Hope Hicks Named White House Communications Director

Mollie Reilly
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In this photo taken June 30, 2017, Hope Hicks arrives on Air Force One at Morristown Municipal Airport, in Morristown, N.J., en route to Trump National Golf Club in Bedminster, N.J.. Hicks is traveling with President Donald Trump, first lady Melania Trump, and their son Barron Trump. After four people tackled the assignment with limited success, the job of keeping President Donald Trump on message has now fallen to Hicks, a young former public relations aide and political neophyte who entered his orbit not knowing the ride would eventually take her into the cutthroat world of Washington politics. (AP Photo/Carolyn Kaster)

Hope Hicks, who has served as interim White House communications director since Anthony Scaramucci was abruptly ousted from the position in July, will remain in the job on a permanent basis, CNN, NBC and Bloomberg report. Hicks is the third person to hold the post since President Donald Trump’s inauguration in January.  

The appointment follows repeated shake-ups to the communications office and White House staff. In July, former Wall Street financier and frequent cable news guest Scaramucci was appointed to replace Mike Dubke, who resigned in May. Dubke, who was on the job for just three months, said his reasons for leaving were “personal.”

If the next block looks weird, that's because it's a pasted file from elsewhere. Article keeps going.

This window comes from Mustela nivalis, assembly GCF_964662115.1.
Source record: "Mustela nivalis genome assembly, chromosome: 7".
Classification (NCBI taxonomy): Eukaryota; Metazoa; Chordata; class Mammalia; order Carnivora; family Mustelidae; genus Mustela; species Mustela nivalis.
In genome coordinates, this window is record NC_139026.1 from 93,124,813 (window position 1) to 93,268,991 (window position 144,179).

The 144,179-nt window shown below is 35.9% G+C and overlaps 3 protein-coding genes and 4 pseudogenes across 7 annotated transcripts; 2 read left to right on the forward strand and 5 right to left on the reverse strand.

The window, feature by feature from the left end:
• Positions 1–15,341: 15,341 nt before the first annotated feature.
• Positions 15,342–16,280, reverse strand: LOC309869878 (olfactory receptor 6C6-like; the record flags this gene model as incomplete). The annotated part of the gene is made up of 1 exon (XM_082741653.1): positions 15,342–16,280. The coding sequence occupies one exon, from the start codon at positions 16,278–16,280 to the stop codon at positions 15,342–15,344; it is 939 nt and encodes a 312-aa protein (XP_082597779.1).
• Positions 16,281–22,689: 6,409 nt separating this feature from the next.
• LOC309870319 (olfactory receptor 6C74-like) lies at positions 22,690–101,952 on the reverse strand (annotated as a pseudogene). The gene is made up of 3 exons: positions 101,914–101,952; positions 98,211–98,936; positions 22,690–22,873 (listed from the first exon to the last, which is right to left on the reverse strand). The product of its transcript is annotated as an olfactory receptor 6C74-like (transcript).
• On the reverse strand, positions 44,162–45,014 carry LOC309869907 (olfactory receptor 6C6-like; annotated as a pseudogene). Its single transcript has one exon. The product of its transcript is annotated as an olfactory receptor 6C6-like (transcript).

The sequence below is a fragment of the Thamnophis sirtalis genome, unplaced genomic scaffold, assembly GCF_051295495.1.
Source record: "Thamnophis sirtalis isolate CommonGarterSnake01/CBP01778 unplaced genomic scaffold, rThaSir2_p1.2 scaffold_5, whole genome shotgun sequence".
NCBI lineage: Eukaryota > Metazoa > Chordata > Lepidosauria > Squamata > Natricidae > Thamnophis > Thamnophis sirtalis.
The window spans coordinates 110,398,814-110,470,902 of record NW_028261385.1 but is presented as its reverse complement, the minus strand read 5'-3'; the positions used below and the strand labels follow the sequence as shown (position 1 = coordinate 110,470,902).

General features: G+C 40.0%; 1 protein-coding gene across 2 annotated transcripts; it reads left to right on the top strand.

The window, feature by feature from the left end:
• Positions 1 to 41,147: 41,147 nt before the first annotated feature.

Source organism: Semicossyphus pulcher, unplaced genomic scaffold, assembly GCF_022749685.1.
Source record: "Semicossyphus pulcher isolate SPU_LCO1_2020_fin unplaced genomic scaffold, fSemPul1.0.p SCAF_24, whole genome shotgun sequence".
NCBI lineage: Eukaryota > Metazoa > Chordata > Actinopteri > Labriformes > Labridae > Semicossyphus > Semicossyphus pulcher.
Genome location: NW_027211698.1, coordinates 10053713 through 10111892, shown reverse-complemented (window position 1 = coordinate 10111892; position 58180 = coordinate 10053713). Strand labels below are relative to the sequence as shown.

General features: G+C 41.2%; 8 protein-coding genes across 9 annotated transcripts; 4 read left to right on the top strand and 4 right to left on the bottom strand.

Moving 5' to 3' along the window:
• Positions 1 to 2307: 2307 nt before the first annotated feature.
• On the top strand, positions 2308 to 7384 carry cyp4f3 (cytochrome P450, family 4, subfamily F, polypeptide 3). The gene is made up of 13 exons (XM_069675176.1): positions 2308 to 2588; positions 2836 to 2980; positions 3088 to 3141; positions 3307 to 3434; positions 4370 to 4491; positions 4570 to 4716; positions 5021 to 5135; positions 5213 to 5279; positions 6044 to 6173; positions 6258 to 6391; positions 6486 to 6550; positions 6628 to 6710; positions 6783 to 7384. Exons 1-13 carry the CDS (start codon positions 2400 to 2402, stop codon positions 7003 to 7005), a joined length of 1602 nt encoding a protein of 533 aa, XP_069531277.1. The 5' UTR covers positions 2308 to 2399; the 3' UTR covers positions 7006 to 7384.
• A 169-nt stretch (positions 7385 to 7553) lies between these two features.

Scaramucci’s appointment immediately led to the departure of another high-profile staffer, press secretary Sean Spicer. Spicer reportedly vehemently opposed Scaramucci’s hiring, voicing concern that he would cause further uncertainty in a White House already rife with chaos. 

Scaramucci immediately set out to crack down on administration officials leaking to the press, vowing to fire “everybody” in the communications shop if unauthorized disclosures didn’t stop. Shortly after that pronouncement, he told Politico he planned to fire assistant press secretary Michael Short, who quit before Scaramucci could make good on the threat. 

Scaramucci was booted just 10 days after his appointment, reportedly at the request of White House Chief of Staff John Kelly. Scaramucci’s brief tenure was marked by controversy, most notably a profanity-laden New Yorker interview in which he took aim at fellow Trump advisers Reince Priebus and Steve Bannon. (Priebus resigned as Trump’s chief of staff shortly after the interview’s publication and Bannon left the administration last month.) 

“Mr. Scaramucci felt it was best to give Chief of Staff John Kelly a clean slate and the ability to build his own team,” White House press secretary Sarah Huckabee Sanders said in a statement after Scaramucci’s departure. “We wish him all the best.”

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  • This article originally appeared on HuffPost.